Most people on my tour had learned about The Maasai peoples in school. We NEVER even discussed Africa.
We stopped after a bit to change our $USD to Tanzanian Shilling. A guy game on our truck and offered the following rates: 1,500 shilling per $1USD for small bills and 1,580 shilling per $1USD for $50 and $100 bills. We have to be pretty far behind schedule and I really dont want to have to set up a tent late tonight when it's dark.
Oh, quick note, the guy who was charging us to use the toilets had tried to sell us Tanzanian SIM cards just 15 minutes prior. Lame!
It's 6:00pm and I've been listening to Dark Star Safari by Paul Theroux. A travel writer tells the story of his journey from Cairo to Cape Town, overland. I like it as his observations are inline with mine, that is, not PC. I spend 20 minutes trying to swat flies in the back of the truck...something to keep my mind busy. I nabbed half a dozen. After being on the road for the last 11 hours I'm beginning to get a bit irritable.
Tanzania seems to have better cell phone coverage, more houses have satellite dishes, and the houses/towns appear to be closer together. However, the facilities at some of the stops we've made were been miserable--Just filthy! The road is not horrendous, but it's a rough ride none-the-less. Also, it's about the width of 1.5 lanes so we have to completely stop and pull over as oncoming traffic approaches. There are also more cars/trucks on the road. My initial impression of Tanzania is not too good, but I'm hoping to change that.
I have been really moved by the kindness many Africans have shown. They appear to be very hard working, even if they work mindlessly and ineffectively. It's also become apparent that no amount of $ will help the problems Africa endures. Excuse my frankness but is it a possibility that the Africa we see today is the best, or close to, the best Africa can/will ever be? I believe it was the Zambian King who publicly condemned the use of condoms.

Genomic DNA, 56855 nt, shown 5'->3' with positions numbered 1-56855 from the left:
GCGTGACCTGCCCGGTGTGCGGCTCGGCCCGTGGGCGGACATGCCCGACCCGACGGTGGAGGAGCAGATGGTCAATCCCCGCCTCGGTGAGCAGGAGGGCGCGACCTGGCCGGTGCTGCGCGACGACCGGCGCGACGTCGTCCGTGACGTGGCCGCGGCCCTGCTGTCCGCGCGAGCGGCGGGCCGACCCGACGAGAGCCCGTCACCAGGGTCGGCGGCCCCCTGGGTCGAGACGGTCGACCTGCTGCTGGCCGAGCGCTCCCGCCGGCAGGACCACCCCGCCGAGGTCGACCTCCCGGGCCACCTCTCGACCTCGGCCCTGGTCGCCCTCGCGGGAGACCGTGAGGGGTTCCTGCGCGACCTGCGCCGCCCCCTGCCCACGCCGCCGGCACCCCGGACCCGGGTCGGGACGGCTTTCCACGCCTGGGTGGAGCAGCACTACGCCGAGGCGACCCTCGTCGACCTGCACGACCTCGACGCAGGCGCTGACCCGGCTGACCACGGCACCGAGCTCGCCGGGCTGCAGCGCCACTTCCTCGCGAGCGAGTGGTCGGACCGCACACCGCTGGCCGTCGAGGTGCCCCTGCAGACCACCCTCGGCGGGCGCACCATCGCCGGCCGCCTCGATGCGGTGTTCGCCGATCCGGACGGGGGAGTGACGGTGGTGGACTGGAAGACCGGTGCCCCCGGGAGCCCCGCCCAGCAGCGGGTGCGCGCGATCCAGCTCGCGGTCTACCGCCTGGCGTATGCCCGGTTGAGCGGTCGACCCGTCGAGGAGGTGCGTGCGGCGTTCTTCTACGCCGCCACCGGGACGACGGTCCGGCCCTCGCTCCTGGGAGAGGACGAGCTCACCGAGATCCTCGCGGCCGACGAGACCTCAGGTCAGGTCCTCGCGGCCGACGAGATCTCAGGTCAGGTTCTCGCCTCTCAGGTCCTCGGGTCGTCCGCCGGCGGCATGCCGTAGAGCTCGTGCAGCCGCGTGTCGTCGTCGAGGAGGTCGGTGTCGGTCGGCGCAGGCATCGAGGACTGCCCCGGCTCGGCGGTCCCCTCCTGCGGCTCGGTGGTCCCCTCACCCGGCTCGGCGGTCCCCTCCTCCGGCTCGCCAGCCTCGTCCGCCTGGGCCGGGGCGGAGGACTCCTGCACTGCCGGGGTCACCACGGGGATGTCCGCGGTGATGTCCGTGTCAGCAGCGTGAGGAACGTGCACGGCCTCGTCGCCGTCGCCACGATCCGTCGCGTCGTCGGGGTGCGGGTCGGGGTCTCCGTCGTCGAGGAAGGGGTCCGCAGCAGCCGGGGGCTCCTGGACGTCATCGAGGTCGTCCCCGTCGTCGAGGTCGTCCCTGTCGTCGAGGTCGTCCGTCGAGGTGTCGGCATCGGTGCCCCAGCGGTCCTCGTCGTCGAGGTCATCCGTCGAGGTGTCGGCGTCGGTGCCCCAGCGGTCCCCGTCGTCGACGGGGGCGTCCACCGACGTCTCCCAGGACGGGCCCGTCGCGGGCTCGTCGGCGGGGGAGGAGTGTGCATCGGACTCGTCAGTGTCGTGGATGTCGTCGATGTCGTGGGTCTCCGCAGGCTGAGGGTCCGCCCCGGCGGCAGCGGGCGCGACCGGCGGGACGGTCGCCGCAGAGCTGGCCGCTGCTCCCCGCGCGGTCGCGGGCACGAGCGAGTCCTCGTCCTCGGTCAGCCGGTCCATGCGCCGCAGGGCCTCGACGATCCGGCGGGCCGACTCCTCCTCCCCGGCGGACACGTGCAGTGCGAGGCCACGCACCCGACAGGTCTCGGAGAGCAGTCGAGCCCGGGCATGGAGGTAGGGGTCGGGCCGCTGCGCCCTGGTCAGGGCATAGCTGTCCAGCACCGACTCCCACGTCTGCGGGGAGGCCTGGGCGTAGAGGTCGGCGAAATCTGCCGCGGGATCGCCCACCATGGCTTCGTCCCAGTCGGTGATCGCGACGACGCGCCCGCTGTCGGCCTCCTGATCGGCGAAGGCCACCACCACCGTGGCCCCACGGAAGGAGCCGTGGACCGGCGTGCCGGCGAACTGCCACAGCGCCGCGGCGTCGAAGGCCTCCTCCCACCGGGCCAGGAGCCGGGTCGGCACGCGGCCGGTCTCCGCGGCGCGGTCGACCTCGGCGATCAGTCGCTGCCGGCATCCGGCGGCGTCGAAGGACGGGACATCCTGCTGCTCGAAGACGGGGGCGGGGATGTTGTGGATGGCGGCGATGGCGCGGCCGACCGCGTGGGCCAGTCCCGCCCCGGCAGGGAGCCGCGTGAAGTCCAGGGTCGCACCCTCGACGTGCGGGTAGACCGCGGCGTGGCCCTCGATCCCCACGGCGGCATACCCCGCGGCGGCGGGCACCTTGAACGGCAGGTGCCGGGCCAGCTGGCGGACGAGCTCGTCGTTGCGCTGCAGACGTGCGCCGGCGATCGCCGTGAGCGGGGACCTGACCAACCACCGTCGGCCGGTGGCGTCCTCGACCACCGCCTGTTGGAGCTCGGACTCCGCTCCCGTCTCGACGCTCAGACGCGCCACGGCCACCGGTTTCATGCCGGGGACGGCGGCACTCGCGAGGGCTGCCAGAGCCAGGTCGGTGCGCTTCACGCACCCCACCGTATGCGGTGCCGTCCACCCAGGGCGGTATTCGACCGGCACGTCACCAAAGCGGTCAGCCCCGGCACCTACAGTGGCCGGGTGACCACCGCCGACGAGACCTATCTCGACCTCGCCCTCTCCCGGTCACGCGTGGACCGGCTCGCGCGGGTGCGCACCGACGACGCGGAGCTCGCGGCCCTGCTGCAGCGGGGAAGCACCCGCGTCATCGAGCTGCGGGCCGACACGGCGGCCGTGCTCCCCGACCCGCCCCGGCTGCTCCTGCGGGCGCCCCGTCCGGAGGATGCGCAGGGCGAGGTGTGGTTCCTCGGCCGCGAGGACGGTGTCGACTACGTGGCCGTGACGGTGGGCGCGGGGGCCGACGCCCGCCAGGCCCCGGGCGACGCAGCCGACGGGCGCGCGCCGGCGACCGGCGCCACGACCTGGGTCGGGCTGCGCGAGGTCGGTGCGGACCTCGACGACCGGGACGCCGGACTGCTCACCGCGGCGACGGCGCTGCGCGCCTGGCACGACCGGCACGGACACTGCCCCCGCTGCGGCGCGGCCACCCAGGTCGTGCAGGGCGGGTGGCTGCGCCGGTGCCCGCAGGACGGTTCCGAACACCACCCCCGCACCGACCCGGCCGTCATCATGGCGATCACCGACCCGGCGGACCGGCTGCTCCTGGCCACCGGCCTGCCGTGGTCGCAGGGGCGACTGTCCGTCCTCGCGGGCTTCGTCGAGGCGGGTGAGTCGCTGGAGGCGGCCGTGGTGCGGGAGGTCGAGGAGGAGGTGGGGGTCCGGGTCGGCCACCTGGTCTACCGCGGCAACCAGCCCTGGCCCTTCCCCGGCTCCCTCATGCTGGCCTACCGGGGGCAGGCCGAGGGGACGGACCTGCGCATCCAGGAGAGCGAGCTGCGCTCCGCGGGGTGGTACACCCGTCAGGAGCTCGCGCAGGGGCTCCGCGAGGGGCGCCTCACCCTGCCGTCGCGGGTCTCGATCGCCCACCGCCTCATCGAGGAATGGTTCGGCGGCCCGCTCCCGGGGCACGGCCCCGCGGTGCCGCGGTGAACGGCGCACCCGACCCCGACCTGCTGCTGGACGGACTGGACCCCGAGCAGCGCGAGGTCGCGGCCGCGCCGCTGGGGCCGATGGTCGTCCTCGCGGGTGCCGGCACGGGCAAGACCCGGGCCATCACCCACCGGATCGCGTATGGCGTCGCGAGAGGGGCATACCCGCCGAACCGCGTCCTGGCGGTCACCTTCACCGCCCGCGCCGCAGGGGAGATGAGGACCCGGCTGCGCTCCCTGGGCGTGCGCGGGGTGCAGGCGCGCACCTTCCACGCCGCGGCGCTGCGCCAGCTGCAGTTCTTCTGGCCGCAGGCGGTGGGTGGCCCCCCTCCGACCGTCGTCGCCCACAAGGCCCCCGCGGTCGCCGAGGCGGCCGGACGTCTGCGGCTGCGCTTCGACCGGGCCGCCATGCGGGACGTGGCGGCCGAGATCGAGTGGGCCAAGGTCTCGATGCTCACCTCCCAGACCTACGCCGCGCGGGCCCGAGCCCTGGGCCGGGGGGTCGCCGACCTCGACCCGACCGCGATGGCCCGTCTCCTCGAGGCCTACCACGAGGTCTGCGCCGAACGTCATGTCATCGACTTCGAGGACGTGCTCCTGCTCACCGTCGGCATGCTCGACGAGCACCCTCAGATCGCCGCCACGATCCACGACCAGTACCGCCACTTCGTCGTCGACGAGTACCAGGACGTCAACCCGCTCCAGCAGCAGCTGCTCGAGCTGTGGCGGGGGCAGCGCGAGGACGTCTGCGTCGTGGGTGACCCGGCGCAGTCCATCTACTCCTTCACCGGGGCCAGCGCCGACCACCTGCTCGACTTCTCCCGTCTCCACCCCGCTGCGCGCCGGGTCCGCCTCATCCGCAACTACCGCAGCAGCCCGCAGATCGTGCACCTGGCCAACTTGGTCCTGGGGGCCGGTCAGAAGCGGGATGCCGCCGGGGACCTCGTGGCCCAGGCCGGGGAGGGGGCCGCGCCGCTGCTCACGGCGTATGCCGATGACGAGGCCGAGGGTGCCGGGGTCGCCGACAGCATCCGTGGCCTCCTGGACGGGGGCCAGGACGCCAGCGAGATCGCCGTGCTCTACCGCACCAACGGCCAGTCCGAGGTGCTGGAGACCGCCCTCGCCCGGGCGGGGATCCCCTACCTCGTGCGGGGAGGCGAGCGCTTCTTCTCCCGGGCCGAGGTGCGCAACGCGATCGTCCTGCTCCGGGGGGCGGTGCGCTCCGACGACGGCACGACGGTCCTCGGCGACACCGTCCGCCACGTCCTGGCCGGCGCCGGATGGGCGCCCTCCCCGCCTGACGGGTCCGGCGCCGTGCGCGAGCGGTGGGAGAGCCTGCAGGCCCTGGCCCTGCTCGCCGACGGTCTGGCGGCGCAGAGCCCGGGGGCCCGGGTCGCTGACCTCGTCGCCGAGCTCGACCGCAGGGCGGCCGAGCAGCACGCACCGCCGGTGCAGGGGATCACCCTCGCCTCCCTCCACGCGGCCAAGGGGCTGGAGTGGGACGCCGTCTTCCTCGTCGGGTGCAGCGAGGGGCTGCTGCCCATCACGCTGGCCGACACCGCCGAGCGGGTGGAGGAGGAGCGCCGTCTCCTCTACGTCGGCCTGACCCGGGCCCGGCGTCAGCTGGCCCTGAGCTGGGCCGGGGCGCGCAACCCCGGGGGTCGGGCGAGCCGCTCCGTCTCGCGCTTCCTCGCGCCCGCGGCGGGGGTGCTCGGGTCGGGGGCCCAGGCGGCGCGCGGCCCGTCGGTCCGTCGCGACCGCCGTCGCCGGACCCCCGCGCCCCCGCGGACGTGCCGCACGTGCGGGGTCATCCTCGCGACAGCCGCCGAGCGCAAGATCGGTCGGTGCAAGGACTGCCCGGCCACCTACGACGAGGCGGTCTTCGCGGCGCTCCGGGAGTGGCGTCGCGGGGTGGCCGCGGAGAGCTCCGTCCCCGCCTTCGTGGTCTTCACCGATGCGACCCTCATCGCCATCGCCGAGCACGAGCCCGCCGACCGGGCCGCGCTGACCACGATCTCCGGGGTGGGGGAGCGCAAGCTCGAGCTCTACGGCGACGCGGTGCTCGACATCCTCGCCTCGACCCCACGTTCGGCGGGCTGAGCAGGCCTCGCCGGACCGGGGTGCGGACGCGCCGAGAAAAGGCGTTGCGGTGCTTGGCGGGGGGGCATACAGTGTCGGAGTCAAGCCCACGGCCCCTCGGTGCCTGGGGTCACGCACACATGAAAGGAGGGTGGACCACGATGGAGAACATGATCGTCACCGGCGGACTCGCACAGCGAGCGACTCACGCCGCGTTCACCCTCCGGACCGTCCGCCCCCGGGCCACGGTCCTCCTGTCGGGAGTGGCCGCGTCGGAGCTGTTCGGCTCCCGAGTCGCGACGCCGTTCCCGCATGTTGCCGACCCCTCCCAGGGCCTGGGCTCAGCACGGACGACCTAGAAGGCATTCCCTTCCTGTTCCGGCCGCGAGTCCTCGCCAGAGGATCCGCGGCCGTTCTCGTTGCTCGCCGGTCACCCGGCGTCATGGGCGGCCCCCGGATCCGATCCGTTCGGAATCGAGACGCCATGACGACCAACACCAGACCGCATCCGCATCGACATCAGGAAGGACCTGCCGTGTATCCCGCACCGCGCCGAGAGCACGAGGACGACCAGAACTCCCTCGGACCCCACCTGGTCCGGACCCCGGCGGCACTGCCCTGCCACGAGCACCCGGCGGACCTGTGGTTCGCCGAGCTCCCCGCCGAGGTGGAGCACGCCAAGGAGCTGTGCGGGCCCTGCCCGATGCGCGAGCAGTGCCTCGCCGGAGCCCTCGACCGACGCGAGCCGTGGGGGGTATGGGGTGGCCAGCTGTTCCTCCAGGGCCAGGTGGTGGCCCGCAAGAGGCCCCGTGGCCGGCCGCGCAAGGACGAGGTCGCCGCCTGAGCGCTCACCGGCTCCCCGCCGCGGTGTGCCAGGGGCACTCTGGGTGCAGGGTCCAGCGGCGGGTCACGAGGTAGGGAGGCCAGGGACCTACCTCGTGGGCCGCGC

|Dinner in Kisolanza Farm in Iringa, Tanzania |
We arrive at camp around 8:00, 13 hours after leaving camp this morning. There are no more upgrades available so we pitch our tents. We have it down to a science and it takes only 5 minutes. We all left our rain-flies off as the skies look clear--beautiful, actually. We meet for dinner at the restaurant at the camp site. There is no electricity anywhere within the lodge--candles light the interior while coal space heaters provide the heat. The Temperature is actually quite cool, a nice change of pace. I don't think this will last as Tabby said it's always like this here. It must be due to our altitude.
Dinner was nothing like I (or the Dutch couple) had expected. We had sweetish meatballs, baked beans, corn on the cob, and some veggies. We also had soup and bread. I ordered a beer
|Dinner in Kisolanza Farm in Iringa, Tanzania|
and a brownie for the road...I am eating that now.
It's sad but Africa has no real culture. They have only what the whites have given them. Half of me thinks it's pathetic, but the other half feels so sorry. I'm torn as to which way to feel. One thing I know for sure is that Africa would be MUCH better off if they were actively ruled (i.e. colonized) by the western world. HIV, disease, famine, education, corruption, etc....there are so many reasons in support of colonization. I think deep down the Africans would support it, at least in part. The African 'elected' governments are extremely devious and steal foreign aid for there personal use all the f'ing time.
Ok, it's 10:20 and I'm tired. Tomorrow we get to sleep in till 6:30, breakfast at 7:00. We have a game drive tomorrow afternoon but I'm not sure if I'm going to go. The price is still unknown but if it's more than $60 I will have to consider if it's worth it. I still have 3 days in the Serengeti for game drives coming up.
|The Night Sky, Iringa, Tanzania|